Nearly $900,000 of the money has been or will be directly refunded to Washington consumers to make up for discounts they were promised, but did not receive. I will set aside the remainder until a nationwide class action lawsuit currently pending in Minnesota federal court is resolved. If the approximately 650,000 eligible Washingtonians receive less than full restitution through the class action, my office will provide the remainder of the $6.1 million with the goal of making impacted Washingtonians whole. If the class action lawsuit makes affected Washingtonians whole, we will invest the recovery into our work combating dishonest fees that harm Washingtonians.

The lawsuit is the first major action in my office’s Honest Fees Initiative, which works to ensure that companies adequately disclose all fees and charges to Washington consumers, and that those fees are lawful.

CenturyLink told consumers they would pay one price, and then charged them more. All companies must clearly disclose added fees and charges to Washingtonians. If you believe that a company has charged dishonest fees, please contact my office.

Q13

CenturyLink ordered to pay $6.1 million to Washington state over hidden fees

 


Fighting to keep our courthouses safe for all

On Dec. 18, my office filed a federal lawsuit against the Trump Administration for arresting immigrants with no violent criminal history in and near courthouses in Washington. This practice is harmful to public safety and Washington’s justice system.

Since 2017, immigration authorities have arrested hundreds of immigrants in or near courthouses in Washington. Contrary to the assertions of immigration officials, evidence shows these arrests are not limited to dangerous individuals. Many were victims of crime or appeared in court on nonviolent charges, such as traffic offenses, with no prior criminal record. Others were in court to register motor vehicles, pay traffic tickets or accompany a relative to court. My legal team uncovered evidence statewide that these courthouse arrests causes witnesses, victims, and others to refuse to enter courthouses. Their refusal to participate in the criminal justice system reduces public safety.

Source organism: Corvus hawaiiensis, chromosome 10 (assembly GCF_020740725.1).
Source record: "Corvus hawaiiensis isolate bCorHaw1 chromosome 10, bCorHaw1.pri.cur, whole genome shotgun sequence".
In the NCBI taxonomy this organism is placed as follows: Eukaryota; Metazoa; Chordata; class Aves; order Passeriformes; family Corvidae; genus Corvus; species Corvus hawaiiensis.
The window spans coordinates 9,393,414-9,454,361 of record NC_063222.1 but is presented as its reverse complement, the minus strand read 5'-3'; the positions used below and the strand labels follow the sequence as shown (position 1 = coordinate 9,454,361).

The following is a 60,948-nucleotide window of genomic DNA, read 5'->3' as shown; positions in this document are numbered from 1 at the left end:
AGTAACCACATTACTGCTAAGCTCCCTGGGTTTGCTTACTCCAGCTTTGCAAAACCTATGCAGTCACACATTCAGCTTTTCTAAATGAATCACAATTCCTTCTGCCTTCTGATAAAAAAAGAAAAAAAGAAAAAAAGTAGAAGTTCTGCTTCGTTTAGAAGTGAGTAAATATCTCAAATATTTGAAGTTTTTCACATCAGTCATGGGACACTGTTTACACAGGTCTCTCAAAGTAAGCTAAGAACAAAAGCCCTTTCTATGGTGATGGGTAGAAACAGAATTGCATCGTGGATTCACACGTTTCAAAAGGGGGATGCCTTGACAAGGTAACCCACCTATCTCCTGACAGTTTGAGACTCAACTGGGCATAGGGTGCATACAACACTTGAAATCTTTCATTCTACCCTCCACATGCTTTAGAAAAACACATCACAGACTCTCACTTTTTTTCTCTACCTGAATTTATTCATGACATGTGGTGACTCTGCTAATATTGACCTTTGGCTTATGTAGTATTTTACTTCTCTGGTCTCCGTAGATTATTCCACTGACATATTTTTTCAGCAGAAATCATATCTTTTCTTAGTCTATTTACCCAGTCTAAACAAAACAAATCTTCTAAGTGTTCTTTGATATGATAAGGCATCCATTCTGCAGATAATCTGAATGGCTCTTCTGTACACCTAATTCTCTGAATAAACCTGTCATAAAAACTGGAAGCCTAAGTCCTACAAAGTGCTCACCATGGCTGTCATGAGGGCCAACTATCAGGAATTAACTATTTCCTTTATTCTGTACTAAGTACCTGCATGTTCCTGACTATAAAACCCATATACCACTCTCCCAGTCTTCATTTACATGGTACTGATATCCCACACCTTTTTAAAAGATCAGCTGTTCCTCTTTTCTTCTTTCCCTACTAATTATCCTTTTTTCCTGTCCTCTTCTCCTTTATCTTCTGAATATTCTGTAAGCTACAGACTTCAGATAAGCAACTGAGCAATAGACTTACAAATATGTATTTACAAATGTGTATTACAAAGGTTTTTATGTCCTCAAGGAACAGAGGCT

The federal government has arrested many people who are simply trying to access justice for themselves or their families. That’s illegal, makes us all less safe and needs to stop. People must feel safe accessing the courts in order for our justice system to work.

The Seattle Times

Washington state Attorney General Bob Ferguson sues Trump administration over courthouse immigration arrests

 

Crosscut

Calling it a 'trap,' Washington sues to stop ICE from arresting people at courthouses


 

Federal judge strikes down unlawful Trump “conscience rule”

In November, a federal judge in Spokane ruled that the Trump Administration’s “conscience rule” is unlawful, a ruling that allowed Washingtonians to continue to receive a full range of health care services. This ruling also provides an extra layer of protection against appeal by the Trump Administration.